Regulatory T cells modulate inflammation and reduce infarct volume in experimental brain ischaemia

David Brea, Jesús Agulla, Manuel Rodríguez-Yáñez, David Barral, Pedro Ramos-Cabrer, Francisco Campos, Angeles Almeida, Antoni Dávalos, José Castillo

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56 Citations (Scopus)


© 2014 The Authors. Brain ischaemia (stroke) triggers an intense inflammatory response predominately mediated by the accumulation of inflammatory cells and mediators in the ischaemic brain. In this context, regulatory T (Treg) cells, a subpopulation of CD4+ T cells with immunosuppressive and antiinflammatory properties, are activated in the late stages of the disease. To date, the potential therapeutic usefulness of Treg cells has not been tested. In this study, we aimed to investigate whether Treg cells exert protection/repair following stroke. Both the adoptive transfer of Treg cells into ischaemic rats and the stimulation of endogenous T-cell proliferation using a CD28 superagonist reduced the infarct size at 3-28 days following the ischaemic insult. Moreover, T cell-treated animals had higher levels of FoxP3 and lower levels of IL-1β, CD11b+ and CD68+ cells in the infarcted hemisphere when compared with control animals. However, T-cell treatment did not alter the rate of proliferation of NeuN-, NCAMor CD31-positive cells, thereby ruling out neurogenesis and angiogenesis in protection. These results suggest that adoptive transfer of T cells is a promising therapeutic strategy against the neurological consequences of stroke.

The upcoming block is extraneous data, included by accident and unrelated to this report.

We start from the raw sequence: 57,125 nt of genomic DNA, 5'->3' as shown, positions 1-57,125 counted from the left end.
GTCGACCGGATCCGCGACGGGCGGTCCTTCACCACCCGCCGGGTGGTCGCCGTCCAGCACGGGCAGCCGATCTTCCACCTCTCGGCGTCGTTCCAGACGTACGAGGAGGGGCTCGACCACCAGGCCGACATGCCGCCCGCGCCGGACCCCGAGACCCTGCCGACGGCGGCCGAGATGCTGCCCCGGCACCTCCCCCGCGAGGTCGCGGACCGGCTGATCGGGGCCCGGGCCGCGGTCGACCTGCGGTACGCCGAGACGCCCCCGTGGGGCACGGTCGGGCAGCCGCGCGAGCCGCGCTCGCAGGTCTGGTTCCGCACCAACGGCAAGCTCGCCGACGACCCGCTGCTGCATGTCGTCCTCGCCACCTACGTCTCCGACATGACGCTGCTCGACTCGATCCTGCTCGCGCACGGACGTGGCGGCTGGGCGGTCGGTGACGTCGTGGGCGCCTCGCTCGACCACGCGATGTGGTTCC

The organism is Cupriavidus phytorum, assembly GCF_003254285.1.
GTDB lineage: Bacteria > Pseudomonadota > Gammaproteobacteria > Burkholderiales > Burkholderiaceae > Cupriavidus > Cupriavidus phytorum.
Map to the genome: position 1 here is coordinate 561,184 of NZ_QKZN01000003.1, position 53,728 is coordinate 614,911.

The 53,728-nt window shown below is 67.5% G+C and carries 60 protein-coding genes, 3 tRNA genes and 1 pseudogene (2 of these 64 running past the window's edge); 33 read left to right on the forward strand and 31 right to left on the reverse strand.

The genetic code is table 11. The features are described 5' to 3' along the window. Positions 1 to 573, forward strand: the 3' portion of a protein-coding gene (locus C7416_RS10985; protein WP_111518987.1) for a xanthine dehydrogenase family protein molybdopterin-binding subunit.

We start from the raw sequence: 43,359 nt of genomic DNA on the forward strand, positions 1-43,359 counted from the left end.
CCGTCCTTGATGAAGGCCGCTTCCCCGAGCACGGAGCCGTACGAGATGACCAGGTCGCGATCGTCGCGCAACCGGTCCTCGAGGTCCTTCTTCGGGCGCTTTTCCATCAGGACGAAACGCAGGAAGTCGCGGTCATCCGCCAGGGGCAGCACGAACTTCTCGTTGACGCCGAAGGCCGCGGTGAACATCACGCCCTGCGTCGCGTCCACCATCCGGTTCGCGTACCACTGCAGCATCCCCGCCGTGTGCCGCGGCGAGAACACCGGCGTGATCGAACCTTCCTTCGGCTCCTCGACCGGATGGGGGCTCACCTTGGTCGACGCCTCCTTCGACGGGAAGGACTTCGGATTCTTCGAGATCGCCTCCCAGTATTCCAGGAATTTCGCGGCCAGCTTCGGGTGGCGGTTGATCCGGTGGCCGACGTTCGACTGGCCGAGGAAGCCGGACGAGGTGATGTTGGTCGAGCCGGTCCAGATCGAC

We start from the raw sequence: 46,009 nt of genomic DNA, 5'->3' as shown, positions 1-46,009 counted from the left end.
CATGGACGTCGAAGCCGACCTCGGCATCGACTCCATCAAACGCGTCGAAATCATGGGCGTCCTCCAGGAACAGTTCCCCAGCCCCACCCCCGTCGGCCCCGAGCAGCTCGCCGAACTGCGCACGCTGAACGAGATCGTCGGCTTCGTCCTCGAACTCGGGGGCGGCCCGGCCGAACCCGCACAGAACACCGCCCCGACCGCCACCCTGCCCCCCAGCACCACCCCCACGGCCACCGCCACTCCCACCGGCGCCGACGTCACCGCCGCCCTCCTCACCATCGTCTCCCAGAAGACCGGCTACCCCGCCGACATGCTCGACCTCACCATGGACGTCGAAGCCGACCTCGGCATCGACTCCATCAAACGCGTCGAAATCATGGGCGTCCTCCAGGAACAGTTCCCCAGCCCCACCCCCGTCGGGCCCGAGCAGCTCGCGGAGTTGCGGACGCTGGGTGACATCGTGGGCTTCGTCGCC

Original languageEnglish
Pages (from-to)1571-1579
JournalJournal of Cellular and Molecular Medicine
Issue number8
Publication statusPublished - 1 Jan 2014


  • Cerebrovascular disease/stroke
  • Immunomodulation
  • Inflammation
  • Regulatory T cells


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